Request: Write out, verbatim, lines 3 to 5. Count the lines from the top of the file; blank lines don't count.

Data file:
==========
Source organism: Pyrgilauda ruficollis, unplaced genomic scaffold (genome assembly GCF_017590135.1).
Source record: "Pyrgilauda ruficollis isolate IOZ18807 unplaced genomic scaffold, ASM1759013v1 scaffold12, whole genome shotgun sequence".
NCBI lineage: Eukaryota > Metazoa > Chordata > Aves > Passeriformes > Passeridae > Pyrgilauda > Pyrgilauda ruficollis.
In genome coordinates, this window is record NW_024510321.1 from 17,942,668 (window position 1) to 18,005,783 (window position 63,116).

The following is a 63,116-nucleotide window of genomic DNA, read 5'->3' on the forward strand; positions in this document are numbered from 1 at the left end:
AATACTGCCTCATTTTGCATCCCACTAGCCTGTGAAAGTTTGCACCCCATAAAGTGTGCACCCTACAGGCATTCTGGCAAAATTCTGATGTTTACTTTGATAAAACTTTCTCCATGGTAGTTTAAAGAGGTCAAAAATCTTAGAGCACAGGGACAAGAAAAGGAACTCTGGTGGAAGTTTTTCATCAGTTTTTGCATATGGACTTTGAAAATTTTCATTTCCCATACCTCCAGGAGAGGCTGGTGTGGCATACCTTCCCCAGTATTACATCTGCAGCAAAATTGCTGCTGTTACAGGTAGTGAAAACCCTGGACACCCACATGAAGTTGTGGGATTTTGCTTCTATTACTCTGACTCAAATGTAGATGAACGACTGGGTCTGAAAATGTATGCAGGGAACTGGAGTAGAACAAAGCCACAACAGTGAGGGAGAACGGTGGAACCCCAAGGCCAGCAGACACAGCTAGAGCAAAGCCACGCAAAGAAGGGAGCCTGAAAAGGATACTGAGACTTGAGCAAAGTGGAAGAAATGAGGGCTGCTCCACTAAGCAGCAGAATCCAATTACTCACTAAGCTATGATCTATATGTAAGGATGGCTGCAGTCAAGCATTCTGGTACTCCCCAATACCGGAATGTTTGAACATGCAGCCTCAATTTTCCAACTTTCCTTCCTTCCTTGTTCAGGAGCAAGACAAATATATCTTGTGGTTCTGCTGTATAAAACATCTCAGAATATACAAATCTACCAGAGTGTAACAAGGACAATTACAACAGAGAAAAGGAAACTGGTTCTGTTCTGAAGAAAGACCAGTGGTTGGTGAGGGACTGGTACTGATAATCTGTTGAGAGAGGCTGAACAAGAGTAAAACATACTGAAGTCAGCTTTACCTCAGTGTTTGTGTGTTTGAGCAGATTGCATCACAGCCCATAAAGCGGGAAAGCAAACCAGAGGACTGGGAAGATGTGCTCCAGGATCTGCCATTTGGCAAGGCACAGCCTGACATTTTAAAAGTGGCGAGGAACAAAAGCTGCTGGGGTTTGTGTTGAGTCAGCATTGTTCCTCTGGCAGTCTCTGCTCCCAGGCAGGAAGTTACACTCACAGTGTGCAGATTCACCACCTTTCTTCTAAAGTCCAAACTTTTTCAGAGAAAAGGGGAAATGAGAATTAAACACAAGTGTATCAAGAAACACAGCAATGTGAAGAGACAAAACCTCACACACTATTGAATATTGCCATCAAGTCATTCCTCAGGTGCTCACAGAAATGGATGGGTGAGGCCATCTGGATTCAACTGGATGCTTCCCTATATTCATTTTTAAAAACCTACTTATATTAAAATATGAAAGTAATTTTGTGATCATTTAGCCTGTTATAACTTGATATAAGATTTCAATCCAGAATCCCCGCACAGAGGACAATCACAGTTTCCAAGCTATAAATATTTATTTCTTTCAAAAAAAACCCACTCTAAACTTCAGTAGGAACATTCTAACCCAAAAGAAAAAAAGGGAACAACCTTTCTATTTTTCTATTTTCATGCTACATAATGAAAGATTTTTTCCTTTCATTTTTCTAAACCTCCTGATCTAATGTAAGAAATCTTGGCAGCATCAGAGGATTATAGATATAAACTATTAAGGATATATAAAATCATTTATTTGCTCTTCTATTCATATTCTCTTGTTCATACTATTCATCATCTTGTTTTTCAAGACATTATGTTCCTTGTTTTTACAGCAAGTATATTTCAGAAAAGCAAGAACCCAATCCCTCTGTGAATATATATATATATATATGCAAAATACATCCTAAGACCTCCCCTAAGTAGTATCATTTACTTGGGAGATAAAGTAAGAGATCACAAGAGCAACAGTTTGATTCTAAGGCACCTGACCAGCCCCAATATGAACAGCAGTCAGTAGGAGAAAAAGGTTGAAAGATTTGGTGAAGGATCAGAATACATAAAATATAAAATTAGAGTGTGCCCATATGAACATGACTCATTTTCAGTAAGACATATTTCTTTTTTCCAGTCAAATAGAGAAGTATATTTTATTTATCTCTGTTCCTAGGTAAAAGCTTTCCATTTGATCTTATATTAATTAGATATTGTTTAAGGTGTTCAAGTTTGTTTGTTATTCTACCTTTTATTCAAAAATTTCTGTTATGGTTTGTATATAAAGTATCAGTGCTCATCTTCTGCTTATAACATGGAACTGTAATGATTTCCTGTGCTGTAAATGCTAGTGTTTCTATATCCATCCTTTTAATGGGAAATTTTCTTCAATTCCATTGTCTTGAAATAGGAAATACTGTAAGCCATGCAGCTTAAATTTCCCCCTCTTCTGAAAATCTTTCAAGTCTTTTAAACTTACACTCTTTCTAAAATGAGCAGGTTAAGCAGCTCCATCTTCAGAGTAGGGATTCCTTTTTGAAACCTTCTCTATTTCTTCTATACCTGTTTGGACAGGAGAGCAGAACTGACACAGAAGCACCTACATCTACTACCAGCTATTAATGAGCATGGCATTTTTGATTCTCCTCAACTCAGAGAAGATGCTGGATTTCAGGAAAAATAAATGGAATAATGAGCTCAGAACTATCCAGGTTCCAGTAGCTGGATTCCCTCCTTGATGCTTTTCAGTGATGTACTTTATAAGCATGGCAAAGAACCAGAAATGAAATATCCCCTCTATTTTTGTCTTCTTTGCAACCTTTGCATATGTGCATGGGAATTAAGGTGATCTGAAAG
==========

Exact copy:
NCBI lineage: Eukaryota > Metazoa > Chordata > Aves > Passeriformes > Passeridae > Pyrgilauda > Pyrgilauda ruficollis.
In genome coordinates, this window is record NW_024510321.1 from 17,942,668 (window position 1) to 18,005,783 (window position 63,116).

The following is a 63,116-nucleotide window of genomic DNA, read 5'->3' on the forward strand; positions in this document are numbered from 1 at the left end: